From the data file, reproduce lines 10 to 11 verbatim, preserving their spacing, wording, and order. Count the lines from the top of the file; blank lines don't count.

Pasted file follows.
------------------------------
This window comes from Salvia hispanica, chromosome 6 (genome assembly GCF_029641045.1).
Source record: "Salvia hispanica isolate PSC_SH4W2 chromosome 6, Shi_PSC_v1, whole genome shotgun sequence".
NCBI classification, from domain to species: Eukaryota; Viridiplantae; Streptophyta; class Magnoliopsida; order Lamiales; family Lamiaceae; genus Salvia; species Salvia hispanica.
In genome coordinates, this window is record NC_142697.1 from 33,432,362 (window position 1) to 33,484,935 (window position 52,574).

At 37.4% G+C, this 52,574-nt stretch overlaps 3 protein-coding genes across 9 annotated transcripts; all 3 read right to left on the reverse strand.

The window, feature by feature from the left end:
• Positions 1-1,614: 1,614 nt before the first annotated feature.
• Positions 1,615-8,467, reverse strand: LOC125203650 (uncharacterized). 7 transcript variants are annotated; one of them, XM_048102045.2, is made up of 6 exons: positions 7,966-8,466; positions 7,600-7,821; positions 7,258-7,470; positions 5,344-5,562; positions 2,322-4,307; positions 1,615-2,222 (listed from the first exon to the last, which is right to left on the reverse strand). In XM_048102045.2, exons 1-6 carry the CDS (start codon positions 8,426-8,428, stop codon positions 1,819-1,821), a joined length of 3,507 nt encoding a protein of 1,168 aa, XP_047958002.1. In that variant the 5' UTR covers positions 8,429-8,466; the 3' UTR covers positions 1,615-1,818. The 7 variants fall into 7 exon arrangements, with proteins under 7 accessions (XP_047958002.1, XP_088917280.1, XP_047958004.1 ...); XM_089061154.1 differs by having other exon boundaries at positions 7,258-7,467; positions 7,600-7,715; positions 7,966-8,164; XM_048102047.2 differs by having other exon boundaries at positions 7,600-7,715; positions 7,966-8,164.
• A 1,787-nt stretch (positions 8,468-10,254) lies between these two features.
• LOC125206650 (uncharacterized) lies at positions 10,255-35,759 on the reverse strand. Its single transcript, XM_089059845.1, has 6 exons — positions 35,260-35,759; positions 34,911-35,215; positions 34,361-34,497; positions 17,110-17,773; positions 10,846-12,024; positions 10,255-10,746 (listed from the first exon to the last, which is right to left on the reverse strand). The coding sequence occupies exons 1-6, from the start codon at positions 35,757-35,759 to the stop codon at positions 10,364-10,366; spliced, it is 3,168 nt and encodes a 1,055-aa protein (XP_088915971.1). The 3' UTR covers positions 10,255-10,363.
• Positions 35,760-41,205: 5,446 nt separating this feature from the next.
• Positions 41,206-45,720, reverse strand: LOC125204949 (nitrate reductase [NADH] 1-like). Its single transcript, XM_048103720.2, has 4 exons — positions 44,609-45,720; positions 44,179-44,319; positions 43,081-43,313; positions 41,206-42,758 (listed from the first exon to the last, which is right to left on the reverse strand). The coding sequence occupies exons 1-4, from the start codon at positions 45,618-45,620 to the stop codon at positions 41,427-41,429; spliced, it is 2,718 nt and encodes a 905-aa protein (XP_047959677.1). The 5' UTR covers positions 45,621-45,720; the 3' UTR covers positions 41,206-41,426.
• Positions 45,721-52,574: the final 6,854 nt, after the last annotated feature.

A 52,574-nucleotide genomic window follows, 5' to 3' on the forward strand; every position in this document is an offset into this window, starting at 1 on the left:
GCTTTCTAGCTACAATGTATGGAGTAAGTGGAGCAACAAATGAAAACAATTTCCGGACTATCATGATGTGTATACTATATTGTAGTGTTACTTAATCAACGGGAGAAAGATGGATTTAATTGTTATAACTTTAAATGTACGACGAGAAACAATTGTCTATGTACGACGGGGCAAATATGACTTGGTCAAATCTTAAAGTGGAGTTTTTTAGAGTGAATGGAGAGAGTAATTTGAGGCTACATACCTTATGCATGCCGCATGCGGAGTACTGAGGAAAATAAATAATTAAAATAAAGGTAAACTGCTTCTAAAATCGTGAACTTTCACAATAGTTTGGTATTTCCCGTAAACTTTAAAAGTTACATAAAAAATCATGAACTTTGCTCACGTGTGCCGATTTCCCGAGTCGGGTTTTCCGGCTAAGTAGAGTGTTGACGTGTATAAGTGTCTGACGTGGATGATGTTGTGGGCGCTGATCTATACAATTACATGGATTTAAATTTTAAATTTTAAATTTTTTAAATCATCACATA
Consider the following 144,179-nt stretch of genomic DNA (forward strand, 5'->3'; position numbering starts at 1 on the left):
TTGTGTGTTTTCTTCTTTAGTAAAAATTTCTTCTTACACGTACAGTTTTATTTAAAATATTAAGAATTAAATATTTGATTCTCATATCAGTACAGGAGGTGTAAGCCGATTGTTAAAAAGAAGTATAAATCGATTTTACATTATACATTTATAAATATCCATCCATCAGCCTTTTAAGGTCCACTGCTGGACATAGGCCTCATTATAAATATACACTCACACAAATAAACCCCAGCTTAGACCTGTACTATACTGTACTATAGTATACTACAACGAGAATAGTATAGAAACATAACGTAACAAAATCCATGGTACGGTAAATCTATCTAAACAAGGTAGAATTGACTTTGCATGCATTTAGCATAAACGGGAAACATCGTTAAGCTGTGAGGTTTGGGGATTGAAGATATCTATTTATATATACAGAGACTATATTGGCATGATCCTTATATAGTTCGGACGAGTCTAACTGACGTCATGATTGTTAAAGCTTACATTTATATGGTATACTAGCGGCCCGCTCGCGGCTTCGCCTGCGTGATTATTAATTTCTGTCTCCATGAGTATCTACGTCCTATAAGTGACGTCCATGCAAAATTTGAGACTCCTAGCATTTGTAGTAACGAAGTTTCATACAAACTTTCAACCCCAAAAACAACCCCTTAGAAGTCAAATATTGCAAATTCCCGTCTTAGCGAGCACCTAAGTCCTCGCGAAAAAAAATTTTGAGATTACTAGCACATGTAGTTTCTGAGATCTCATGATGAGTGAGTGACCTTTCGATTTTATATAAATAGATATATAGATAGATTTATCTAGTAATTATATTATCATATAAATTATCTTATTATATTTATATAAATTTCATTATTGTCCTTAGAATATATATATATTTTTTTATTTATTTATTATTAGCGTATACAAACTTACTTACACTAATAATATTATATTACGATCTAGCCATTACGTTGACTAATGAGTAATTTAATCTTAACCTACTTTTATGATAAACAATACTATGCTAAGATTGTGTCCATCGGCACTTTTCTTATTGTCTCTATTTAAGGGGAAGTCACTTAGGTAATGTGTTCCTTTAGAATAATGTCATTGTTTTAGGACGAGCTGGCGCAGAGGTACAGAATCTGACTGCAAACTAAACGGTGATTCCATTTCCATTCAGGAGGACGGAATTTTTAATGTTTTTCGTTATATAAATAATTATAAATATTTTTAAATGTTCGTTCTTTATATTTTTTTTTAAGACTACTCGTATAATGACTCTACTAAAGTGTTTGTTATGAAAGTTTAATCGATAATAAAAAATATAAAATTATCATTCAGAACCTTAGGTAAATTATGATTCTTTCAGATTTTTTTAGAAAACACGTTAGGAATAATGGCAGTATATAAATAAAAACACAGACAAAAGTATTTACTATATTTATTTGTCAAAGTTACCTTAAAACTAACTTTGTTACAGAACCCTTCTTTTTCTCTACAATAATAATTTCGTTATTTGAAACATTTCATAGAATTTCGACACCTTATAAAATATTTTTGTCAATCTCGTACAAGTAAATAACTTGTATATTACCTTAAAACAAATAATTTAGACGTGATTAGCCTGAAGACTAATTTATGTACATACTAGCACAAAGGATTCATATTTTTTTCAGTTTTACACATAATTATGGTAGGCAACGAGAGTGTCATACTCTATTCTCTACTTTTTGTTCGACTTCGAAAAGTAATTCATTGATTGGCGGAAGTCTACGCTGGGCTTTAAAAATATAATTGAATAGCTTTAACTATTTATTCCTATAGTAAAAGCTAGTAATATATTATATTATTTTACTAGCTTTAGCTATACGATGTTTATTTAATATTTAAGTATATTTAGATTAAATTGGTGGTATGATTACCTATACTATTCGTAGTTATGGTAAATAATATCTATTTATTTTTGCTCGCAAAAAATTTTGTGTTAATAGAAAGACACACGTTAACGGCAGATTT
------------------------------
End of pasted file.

• LOC125206650 (uncharacterized) lies at positions 10,255-35,759 on the reverse strand. Its single transcript, XM_089059845.1, has 6 exons — positions 35,260-35,759; positions 34,911-35,215; positions 34,361-34,497; positions 17,110-17,773; positions 10,846-12,024; positions 10,255-10,746 (listed from the first exon to the last, which is right to left on the reverse strand). The coding sequence occupies exons 1-6, from the start codon at positions 35,757-35,759 to the stop codon at positions 10,364-10,366; spliced, it is 3,168 nt and encodes a 1,055-aa protein (XP_088915971.1). The 3' UTR covers positions 10,255-10,363.
• Positions 35,760-41,205: 5,446 nt separating this feature from the next.